But there are plenty of doctors who would tell me I cannot have a problem with gluten.

I've heard some people refer to this as gluten sensitivity, rather than intolerance, to try to draw a distinction with classic intolerance, like lactose intolerance.

Anyway, laura3377, you could have had false negatives. That happens. Or the damage just hasn't gotten bad enough to show, but it is bad enough for you to react.

If I were you, I would try the diet and get the Enterolab testing, which is supposed to be more sensitive and show a reaction to gluten earlier than the traditional celiac tests. (You also don't have to be eating gluten.) You can have them test for casein and soy at the same time. Also, have you been taking probiotics? Those can help with a variety of digestive issues and they can't hurt you.

Your reaction to the diet is the ultimate test. It isn't as if there is any danger from omitting gluten (dairy/soy -- if you choose to go that far). And it isn't as if changing your diet stops you from doing what your doctors are recommending, since it sounds like they don't have a clue or a solution. It sounds like a situation where a little self-help is warranted.

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Thank you so much for all of the great responses! I think I will try to the gluten-free diet and see if I notice a difference. I have been "gluten-light" off and on for the past couple of years while trying to get a hold on all of the health problems I have been experiencing. However, I haven't managed to stay off gluten totally for any period of time. I will have to do a lot more meal planning but if this helps me to feel better it will be worth it.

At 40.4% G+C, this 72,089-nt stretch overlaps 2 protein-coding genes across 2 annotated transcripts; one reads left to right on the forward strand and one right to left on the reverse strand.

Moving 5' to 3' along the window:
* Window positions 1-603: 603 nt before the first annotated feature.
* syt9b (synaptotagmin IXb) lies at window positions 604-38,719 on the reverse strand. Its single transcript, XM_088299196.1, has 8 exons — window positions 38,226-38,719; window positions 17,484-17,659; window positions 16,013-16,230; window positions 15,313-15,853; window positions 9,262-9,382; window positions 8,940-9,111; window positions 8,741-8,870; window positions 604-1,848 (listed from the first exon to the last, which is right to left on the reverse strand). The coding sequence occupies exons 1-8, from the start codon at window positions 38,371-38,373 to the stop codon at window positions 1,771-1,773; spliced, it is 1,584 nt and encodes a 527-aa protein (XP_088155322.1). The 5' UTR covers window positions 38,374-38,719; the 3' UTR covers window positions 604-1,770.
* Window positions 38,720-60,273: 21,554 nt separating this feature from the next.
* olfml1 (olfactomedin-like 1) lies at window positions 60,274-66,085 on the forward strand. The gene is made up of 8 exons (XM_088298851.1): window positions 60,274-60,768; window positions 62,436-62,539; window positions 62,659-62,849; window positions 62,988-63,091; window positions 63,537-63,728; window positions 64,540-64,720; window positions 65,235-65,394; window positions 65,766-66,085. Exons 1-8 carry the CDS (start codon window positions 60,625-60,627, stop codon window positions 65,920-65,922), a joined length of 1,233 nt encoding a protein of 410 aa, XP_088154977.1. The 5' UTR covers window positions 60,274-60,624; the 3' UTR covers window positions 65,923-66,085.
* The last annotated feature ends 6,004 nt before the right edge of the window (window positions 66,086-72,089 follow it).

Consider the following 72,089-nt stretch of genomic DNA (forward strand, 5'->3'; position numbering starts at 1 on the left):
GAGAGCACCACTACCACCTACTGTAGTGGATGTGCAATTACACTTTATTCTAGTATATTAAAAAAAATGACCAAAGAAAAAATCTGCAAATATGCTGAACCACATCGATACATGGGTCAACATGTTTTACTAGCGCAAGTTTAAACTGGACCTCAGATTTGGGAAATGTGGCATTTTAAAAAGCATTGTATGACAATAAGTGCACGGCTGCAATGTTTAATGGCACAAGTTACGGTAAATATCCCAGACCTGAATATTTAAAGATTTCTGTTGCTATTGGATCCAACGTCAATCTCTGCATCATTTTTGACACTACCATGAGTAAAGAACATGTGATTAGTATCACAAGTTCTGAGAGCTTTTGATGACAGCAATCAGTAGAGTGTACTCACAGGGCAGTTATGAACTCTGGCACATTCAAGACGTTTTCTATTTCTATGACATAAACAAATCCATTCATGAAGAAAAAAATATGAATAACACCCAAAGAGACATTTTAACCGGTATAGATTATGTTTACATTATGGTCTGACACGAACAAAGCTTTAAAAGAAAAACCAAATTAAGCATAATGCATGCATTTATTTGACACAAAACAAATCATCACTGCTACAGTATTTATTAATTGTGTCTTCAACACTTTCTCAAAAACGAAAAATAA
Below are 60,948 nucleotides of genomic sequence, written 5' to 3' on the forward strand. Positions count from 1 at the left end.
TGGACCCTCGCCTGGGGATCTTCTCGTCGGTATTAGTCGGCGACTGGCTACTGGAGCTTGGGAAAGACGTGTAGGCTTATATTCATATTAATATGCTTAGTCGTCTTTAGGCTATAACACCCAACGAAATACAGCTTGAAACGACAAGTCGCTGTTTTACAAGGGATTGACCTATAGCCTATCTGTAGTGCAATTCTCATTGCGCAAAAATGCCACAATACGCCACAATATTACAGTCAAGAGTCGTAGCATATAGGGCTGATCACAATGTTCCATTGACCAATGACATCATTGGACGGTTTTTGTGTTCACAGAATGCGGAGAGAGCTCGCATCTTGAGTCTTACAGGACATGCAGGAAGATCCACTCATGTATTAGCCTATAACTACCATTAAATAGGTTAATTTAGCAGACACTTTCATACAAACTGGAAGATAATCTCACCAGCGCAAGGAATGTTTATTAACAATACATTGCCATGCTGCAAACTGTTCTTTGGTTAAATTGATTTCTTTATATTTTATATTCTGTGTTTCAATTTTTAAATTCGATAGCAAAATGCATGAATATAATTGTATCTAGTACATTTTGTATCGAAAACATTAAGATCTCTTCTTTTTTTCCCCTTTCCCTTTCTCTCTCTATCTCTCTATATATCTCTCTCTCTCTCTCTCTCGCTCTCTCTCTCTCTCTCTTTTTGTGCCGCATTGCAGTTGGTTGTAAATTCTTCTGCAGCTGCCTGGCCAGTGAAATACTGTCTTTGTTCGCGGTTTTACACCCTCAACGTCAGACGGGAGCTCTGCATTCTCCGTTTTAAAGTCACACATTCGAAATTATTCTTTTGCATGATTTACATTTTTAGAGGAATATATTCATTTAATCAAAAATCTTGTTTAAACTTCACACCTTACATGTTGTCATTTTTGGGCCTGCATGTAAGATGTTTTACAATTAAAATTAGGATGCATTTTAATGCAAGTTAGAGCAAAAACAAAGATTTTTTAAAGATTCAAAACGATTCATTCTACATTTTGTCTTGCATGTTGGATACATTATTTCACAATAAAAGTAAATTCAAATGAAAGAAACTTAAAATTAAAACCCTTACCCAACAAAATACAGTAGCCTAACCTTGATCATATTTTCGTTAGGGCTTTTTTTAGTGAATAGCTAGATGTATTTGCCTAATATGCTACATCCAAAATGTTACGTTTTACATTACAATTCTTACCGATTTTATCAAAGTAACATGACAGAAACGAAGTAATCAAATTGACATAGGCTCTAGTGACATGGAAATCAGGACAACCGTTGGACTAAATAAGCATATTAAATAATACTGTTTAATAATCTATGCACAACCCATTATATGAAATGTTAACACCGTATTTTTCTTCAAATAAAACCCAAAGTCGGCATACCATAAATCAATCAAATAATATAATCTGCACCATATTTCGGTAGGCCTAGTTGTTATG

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I have a father and sister both diagnosed with Celiac. I'm in the process of getting retested. I was tested 5 years ago but didn't come up positve. Have you heard how often family members should be retested?

Rosebud

The majority of people with celiac disease or gluten intoleance do not have symptoms that show up immediately. Gluten reactions are delayed for many whether 'celiac' or 'gluten intolerant'. Gluten causes an immune mediated response, this creates other autoimmune problems because the body starts to attack itself in the fight against gluten. The real difference between gluten intolerance and celiac as far as the medical community is concerned is villi destruction. If your villi are not destroyed you are considered gluten intolerant. Many are starting to realize that gluten effects the entire body and that the villi destruction is only one factor of the disease, and usually appears in the later stages. A lot of damage is done for many of us before we get to that point.

Laura, You should give the diet a try regardless of the outcome of your testing. You have nothing to lose and testing unfortunately misses a lot of us. Whether you are technically gluten intolerant or have progressed to full blown celiac the 'prescription' is the same, the gluten free diet. And the only way to know for sure if it will help you is to try it for a couple of months strictly.

Many of us do not show up in blood work, even folks who were diagnosed by endoscopy but you did. One point into positive is positive. Two of my family members had results that low and have seen fantastic resolution of their problems, I didn't show up positive at all and I am the one who was almost killed by this disease. Try the diet.

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I have a father and sister both diagnosed with Celiac. I'm in the process of getting retested. I was tested 5 years ago but didn't come up positve. Have you heard how often family members should be retested?

Are you symptomatic? In any way? If so get retested. In countries that screen their populations on a routine basis they usually test at around 4, again at puberty and then will retest when a person becomes symptomatic. If you are having issues of any kind your doctor should again run a complete panel. Then no matter what the results you should give the diet a good trial as blood testing does leave a lot to be desired and misses up to 30% of us.